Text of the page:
All computers need some software that acts as the overall controller of all the activities going on – interpreting the keyboard/mouse instructions, controlling what is displayed on the screen, keeping track of what programs are running and controlling the internet connection etc. This piece of software is a huge program called an ‘Operating System’. PCs built with Microsoft software (not Apple), have had an Operating System called ‘Windows’, and since its initial introduction Windows has gone through a number of changes. You might have heard of ‘Windows 95’ or ‘Windows Vista’ or more recently, Windows 7 or 8.
Well, ‘Windows 10’ has been around for some time now, and many people will have chosen to upgrade their earlier Operating System to the latest. During the initial launch period, Windows 10 was available as a free upgrade, but that free period has now passed, so I am afraid if you didn’t upgrade earlier, you will have to pay for it now! If you had Windows Vista and wanted to upgrade to Windows 7, then you would have to purchase the new software and install it on your PC. If you are currently on Windows 7 or 8/8.1, normally this upgrade can be done without losing your installed programs or documents, but you will have to purchase a license from either Microsoft or one of the many online resellers.
[WARNING – ensure you are purchasing from a reputable dealer, as there are many online sellers who have ‘pirate’ copies of the software and you don’t know what extra stuff they have implanted in the code! ]
The first impression of Windows 10 is that on the surface it is not very much different to Windows 7 – the ‘Start Menu’ is back in the bottom left corner, after many protests that it disappeared in Windows 8. It is however different in that the start menu now includes the tile-format apps as well as the menu-style options. The windows frames are now much simpler in style – the transparent border effects of past versions have gone, probably to try and economise on system resources being used. Windows 10 is also intended to be used on a number of different devices, from desktop and laptop PCs to tablets and smart-phones and even the X-Box – they are all supposed to be running essentially the same code from now on.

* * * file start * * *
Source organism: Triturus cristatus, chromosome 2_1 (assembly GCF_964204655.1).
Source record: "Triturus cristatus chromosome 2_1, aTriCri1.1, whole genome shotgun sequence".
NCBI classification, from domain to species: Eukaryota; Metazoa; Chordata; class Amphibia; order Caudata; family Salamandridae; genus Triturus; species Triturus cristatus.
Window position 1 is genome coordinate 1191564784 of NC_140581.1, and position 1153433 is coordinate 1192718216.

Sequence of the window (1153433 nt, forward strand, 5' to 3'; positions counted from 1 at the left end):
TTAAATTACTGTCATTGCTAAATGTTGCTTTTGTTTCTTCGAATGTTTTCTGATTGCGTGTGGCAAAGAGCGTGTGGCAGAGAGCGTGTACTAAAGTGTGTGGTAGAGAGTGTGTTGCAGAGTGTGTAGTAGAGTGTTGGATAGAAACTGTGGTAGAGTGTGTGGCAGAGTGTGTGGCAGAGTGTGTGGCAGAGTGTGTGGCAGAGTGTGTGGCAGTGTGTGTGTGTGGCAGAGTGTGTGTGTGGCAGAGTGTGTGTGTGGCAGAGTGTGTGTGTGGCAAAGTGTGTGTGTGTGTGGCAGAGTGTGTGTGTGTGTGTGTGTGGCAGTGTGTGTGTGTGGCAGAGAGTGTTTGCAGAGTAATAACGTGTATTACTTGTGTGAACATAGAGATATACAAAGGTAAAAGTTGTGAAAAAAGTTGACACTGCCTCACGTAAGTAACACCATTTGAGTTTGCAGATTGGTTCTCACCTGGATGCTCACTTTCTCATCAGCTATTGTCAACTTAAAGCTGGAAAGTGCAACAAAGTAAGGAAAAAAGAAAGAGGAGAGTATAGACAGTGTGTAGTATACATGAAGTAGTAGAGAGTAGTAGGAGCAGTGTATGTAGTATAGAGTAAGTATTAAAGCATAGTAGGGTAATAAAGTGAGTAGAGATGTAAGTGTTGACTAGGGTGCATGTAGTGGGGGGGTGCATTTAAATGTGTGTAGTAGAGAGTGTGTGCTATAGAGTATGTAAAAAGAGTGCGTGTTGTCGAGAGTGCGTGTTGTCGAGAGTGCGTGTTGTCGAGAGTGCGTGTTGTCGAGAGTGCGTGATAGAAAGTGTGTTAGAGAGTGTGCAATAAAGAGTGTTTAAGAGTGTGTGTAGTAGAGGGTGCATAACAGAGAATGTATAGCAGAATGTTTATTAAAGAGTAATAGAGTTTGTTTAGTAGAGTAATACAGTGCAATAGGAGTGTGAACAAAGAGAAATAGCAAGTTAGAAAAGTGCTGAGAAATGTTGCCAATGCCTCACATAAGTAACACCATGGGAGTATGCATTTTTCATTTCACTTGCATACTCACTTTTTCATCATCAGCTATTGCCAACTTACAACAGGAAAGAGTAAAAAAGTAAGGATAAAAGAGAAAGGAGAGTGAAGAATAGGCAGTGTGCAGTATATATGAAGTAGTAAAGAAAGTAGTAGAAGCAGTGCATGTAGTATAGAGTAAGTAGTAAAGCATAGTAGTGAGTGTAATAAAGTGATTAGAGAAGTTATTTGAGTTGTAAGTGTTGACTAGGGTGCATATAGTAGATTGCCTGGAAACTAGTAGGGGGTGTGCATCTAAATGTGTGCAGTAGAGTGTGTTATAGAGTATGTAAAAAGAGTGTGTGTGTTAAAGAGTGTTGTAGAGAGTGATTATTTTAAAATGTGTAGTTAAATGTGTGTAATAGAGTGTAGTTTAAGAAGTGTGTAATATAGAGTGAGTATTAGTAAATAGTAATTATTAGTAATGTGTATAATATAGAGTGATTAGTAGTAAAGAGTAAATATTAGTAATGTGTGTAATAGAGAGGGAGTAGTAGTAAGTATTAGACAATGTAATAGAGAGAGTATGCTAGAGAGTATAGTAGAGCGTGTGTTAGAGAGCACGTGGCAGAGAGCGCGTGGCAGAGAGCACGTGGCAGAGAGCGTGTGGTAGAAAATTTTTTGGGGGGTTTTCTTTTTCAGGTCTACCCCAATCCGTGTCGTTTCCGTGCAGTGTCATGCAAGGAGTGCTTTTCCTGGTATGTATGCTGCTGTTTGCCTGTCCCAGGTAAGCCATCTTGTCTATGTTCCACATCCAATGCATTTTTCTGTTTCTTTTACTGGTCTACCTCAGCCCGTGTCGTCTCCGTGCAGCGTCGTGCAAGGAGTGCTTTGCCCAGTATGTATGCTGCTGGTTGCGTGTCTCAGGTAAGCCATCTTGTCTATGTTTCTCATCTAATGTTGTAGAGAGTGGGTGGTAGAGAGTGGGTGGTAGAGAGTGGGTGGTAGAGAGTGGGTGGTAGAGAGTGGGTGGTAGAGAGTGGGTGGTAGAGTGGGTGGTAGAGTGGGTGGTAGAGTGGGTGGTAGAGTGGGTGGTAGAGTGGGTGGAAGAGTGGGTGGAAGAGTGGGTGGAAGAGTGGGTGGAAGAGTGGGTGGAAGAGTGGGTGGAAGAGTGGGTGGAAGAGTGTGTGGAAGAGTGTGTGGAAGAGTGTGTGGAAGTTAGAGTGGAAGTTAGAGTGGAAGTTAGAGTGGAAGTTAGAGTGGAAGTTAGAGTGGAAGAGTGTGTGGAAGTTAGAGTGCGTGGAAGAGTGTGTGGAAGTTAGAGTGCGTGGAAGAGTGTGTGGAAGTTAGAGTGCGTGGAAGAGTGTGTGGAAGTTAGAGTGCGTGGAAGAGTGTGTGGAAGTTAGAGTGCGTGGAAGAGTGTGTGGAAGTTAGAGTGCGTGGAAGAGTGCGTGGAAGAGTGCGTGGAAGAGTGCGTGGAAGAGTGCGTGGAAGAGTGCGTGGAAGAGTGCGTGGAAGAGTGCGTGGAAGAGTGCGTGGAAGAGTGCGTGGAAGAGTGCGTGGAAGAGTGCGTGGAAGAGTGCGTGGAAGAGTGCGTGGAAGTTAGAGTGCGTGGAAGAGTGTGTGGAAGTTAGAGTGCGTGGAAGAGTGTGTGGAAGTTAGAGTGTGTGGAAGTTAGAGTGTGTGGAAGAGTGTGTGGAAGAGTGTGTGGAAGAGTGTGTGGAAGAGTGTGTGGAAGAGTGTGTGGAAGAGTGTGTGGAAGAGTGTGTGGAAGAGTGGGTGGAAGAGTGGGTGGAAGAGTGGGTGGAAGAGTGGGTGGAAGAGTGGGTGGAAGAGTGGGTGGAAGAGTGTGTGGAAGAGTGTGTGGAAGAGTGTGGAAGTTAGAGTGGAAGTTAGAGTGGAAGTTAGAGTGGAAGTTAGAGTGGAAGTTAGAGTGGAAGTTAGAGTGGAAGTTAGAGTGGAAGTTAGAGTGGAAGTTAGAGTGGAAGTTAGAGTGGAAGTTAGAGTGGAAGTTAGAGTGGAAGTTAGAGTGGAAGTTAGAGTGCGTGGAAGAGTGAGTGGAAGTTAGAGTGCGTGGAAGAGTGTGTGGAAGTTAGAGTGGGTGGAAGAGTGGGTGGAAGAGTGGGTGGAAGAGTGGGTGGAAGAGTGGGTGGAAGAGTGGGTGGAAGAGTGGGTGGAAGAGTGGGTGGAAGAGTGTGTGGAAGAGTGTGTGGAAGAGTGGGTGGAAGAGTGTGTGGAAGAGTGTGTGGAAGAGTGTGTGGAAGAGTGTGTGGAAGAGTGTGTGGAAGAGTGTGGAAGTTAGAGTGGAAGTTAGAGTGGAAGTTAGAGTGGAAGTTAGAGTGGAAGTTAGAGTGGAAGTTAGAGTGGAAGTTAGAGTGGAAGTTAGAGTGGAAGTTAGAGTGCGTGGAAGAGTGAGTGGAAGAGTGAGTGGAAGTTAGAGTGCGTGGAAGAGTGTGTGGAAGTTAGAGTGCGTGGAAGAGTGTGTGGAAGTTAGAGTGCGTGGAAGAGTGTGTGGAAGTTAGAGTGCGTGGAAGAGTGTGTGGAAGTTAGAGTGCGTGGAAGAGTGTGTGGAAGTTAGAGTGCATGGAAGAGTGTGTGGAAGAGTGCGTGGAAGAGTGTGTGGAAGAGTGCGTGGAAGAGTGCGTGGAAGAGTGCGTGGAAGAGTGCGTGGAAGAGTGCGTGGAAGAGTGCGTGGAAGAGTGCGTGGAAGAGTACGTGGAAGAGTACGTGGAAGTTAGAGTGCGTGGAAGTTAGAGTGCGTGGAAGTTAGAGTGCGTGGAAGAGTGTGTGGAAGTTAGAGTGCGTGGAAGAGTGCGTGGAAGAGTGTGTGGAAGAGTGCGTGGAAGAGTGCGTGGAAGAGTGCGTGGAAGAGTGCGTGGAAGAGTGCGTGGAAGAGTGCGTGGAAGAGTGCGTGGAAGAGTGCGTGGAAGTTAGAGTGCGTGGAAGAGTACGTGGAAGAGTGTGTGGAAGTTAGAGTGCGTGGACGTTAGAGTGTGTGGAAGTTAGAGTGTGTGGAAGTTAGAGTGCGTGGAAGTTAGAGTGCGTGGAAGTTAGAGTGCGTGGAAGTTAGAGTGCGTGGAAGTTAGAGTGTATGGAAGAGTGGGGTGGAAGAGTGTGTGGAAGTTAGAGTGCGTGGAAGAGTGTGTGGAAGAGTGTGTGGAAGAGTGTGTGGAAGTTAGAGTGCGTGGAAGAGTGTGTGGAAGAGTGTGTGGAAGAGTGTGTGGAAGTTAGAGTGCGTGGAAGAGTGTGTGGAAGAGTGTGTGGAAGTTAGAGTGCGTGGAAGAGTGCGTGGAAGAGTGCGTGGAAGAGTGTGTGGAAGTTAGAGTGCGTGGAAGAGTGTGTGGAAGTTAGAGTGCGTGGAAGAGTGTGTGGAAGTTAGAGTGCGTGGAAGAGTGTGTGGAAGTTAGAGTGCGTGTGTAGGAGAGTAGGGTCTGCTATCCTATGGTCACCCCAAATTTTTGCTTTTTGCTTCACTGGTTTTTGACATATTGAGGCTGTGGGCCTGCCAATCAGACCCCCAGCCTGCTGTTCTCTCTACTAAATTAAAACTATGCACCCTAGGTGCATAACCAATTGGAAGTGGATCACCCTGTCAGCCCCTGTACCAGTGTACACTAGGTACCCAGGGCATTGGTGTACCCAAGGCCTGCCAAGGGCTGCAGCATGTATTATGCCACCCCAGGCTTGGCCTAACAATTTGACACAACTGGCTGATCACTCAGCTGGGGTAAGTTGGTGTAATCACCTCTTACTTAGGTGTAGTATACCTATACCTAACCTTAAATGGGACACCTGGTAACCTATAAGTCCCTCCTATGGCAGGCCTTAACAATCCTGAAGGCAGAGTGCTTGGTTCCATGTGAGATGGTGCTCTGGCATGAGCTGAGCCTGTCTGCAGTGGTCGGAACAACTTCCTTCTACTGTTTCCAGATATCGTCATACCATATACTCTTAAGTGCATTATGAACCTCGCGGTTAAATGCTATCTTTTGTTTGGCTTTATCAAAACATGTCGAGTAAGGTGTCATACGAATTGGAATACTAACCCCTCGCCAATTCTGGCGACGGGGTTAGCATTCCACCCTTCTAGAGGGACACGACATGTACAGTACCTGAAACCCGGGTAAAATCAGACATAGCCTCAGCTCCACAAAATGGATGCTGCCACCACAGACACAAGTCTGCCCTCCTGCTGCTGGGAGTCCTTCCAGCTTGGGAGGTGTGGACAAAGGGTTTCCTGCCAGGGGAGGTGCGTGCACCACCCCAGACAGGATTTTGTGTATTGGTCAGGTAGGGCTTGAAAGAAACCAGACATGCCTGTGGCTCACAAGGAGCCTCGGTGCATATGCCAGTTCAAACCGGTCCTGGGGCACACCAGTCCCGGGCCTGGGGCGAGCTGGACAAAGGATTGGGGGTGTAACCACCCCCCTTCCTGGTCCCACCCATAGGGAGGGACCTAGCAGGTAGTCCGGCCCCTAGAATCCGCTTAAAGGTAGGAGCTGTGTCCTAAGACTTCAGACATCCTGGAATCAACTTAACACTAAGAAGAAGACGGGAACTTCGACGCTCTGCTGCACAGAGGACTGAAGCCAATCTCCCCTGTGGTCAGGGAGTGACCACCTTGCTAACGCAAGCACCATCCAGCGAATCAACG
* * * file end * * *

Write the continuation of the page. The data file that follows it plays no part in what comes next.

Windows 10 is evolving, and Microsoft is generally producing two major updates (or ‘Feature Updates’) per year, one in the Spring, and another around October, although the timing of these has been a bit variable, primarily because of bugs that delayed rollout. Whether Windows 10 will be permanently free for future updates I doubt – I suspect that commercial considerations will prevail and they will produce a ‘new generation’ operating system at some point that will have to be purchased. We will see.
Windows 10 is the recommended Operating System for Windows PCs, and Laptops, as earlier versions will be phased out very soon. It is also important to upgrade as the older versions will be phased out for support and security updates, so may be more vulnerable in future to hacking/malware attacks.